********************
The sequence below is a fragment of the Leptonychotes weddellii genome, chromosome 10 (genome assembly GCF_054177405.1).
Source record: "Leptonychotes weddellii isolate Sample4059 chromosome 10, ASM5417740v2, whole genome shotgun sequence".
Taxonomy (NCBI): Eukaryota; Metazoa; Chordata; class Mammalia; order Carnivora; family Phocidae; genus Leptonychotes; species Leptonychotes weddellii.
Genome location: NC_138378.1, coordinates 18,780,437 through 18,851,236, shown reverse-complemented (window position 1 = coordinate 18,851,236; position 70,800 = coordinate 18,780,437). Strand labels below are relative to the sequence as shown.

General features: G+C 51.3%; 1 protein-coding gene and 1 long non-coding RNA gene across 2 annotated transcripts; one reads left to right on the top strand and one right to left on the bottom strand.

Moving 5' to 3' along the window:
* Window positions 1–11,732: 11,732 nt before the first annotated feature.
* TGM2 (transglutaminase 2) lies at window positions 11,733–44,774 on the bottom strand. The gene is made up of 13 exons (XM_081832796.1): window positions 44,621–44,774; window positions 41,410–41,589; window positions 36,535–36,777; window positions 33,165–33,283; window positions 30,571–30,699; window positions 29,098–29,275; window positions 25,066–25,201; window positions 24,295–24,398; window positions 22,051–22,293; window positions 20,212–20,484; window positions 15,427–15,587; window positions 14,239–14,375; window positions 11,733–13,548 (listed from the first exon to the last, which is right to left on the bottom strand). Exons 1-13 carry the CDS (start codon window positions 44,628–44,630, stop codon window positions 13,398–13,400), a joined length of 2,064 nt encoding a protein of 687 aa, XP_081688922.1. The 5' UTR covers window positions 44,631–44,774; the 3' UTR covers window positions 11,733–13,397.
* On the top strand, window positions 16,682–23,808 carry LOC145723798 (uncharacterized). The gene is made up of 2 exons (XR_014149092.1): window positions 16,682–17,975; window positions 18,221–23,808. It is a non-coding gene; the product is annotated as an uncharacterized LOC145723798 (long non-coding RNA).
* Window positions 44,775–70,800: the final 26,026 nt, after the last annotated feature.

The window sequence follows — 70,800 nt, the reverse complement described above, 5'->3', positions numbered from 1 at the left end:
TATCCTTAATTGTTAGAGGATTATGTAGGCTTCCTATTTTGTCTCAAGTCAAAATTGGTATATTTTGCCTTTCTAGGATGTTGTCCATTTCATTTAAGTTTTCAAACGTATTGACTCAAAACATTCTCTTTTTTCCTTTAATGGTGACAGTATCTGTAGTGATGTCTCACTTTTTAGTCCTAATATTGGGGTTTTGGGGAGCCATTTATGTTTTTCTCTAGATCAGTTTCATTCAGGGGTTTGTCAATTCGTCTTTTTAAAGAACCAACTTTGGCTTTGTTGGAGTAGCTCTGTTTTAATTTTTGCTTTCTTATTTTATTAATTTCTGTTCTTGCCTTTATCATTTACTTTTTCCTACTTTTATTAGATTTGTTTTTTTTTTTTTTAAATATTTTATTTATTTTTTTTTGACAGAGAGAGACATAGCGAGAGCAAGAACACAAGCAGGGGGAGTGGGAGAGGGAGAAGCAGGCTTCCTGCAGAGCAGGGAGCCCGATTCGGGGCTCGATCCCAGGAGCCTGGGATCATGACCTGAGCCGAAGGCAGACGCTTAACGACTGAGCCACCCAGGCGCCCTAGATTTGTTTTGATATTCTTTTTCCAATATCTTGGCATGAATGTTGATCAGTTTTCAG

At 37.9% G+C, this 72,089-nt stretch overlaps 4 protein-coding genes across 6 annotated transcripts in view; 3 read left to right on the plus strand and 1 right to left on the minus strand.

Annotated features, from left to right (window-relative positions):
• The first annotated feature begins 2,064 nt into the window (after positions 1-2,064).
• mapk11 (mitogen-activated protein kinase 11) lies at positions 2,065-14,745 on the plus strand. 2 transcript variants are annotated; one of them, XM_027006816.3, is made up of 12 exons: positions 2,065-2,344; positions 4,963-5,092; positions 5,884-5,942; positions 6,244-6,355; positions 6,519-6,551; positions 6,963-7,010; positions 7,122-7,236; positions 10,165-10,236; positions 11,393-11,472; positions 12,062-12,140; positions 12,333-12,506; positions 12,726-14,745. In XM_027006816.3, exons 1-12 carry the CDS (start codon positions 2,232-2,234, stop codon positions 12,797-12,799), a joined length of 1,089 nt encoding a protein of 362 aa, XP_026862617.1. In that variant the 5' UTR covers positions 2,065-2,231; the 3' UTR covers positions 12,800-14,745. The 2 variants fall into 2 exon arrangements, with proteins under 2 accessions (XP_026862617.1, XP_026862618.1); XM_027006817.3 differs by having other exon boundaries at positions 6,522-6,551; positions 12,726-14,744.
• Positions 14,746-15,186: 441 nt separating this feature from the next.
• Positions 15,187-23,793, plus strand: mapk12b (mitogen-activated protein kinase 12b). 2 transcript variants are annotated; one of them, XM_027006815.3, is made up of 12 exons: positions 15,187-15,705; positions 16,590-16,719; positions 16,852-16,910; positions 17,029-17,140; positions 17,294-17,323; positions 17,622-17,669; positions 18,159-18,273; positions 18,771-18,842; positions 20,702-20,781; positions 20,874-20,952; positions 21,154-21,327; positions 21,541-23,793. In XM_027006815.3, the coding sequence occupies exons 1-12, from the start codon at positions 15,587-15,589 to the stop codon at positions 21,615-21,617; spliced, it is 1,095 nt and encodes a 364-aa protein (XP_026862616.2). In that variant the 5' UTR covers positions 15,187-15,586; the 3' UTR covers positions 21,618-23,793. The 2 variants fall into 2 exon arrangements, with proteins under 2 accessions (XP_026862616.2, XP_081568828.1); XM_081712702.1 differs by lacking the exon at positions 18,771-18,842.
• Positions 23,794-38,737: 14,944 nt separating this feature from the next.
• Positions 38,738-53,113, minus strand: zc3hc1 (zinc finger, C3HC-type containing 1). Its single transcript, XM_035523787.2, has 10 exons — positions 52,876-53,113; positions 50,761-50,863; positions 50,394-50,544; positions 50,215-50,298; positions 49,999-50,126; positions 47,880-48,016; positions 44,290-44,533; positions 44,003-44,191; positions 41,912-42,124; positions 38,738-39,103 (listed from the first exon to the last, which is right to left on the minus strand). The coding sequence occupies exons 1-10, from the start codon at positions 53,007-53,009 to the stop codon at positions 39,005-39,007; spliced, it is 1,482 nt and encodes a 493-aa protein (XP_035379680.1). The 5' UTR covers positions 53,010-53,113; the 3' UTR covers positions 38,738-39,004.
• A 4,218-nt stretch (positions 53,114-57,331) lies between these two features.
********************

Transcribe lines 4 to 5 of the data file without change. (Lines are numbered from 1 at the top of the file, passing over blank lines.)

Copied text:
Genome location: NC_138378.1, coordinates 18,780,437 through 18,851,236, shown reverse-complemented (window position 1 = coordinate 18,851,236; position 70,800 = coordinate 18,780,437). Strand labels below are relative to the sequence as shown.

General features: G+C 51.3%; 1 protein-coding gene and 1 long non-coding RNA gene across 2 annotated transcripts; one reads left to right on the top strand and one right to left on the bottom strand.